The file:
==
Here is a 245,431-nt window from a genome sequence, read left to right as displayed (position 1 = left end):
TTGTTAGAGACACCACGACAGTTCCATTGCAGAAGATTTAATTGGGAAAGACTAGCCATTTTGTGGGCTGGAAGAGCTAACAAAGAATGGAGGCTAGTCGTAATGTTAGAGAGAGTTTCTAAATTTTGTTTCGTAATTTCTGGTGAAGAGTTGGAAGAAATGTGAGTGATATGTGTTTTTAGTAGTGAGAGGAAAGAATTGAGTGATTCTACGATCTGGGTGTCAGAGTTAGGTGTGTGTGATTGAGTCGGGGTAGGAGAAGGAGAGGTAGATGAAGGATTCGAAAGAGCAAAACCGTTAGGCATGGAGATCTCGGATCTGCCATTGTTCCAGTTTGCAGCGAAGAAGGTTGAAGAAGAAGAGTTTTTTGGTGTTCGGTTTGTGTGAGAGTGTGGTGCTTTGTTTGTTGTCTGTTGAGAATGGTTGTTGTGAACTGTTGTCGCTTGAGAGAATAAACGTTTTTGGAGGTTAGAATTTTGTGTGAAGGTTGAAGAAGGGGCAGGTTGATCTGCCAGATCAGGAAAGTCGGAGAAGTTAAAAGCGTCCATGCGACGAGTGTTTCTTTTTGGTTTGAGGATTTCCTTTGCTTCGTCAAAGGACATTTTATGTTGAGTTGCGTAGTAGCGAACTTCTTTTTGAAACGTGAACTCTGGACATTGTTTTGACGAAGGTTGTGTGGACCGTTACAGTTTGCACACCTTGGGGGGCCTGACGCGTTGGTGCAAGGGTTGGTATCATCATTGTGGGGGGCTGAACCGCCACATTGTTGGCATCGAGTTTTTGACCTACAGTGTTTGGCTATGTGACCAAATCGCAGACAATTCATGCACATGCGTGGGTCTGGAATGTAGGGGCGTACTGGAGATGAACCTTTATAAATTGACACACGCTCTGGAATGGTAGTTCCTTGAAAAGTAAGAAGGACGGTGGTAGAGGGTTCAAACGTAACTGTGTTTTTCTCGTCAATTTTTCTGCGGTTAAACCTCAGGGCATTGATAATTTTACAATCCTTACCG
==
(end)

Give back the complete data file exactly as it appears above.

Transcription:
Here is a 245,431-nt window from a genome sequence, read left to right as displayed (position 1 = left end):
TTGTTAGAGACACCACGACAGTTCCATTGCAGAAGATTTAATTGGGAAAGACTAGCCATTTTGTGGGCTGGAAGAGCTAACAAAGAATGGAGGCTAGTCGTAATGTTAGAGAGAGTTTCTAAATTTTGTTTCGTAATTTCTGGTGAAGAGTTGGAAGAAATGTGAGTGATATGTGTTTTTAGTAGTGAGAGGAAAGAATTGAGTGATTCTACGATCTGGGTGTCAGAGTTAGGTGTGTGTGATTGAGTCGGGGTAGGAGAAGGAGAGGTAGATGAAGGATTCGAAAGAGCAAAACCGTTAGGCATGGAGATCTCGGATCTGCCATTGTTCCAGTTTGCAGCGAAGAAGGTTGAAGAAGAAGAGTTTTTTGGTGTTCGGTTTGTGTGAGAGTGTGGTGCTTTGTTTGTTGTCTGTTGAGAATGGTTGTTGTGAACTGTTGTCGCTTGAGAGAATAAACGTTTTTGGAGGTTAGAATTTTGTGTGAAGGTTGAAGAAGGGGCAGGTTGATCTGCCAGATCAGGAAAGTCGGAGAAGTTAAAAGCGTCCATGCGACGAGTGTTTCTTTTTGGTTTGAGGATTTCCTTTGCTTCGTCAAAGGACATTTTATGTTGAGTTGCGTAGTAGCGAACTTCTTTTTGAAACGTGAACTCTGGACATTGTTTTGACGAAGGTTGTGTGGACCGTTACAGTTTGCACACCTTGGGGGGCCTGACGCGTTGGTGCAAGGGTTGGTATCATCATTGTGGGGGGCTGAACCGCCACATTGTTGGCATCGAGTTTTTGACCTACAGTGTTTGGCTATGTGACCAAATCGCAGACAATTCATGCACATGCGTGGGTCTGGAATGTAGGGGCGTACTGGAGATGAACCTTTATAAATTGACACACGCTCTGGAATGGTAGTTCCTTGAAAAGTAAGAAGGACGGTGGTAGAGGGTTCAAACGTAACTGTGTTTTTCTCGTCAATTTTTCTGCGGTTAAACCTCAGGGCATTGATAATTTTACAATCCTTACCG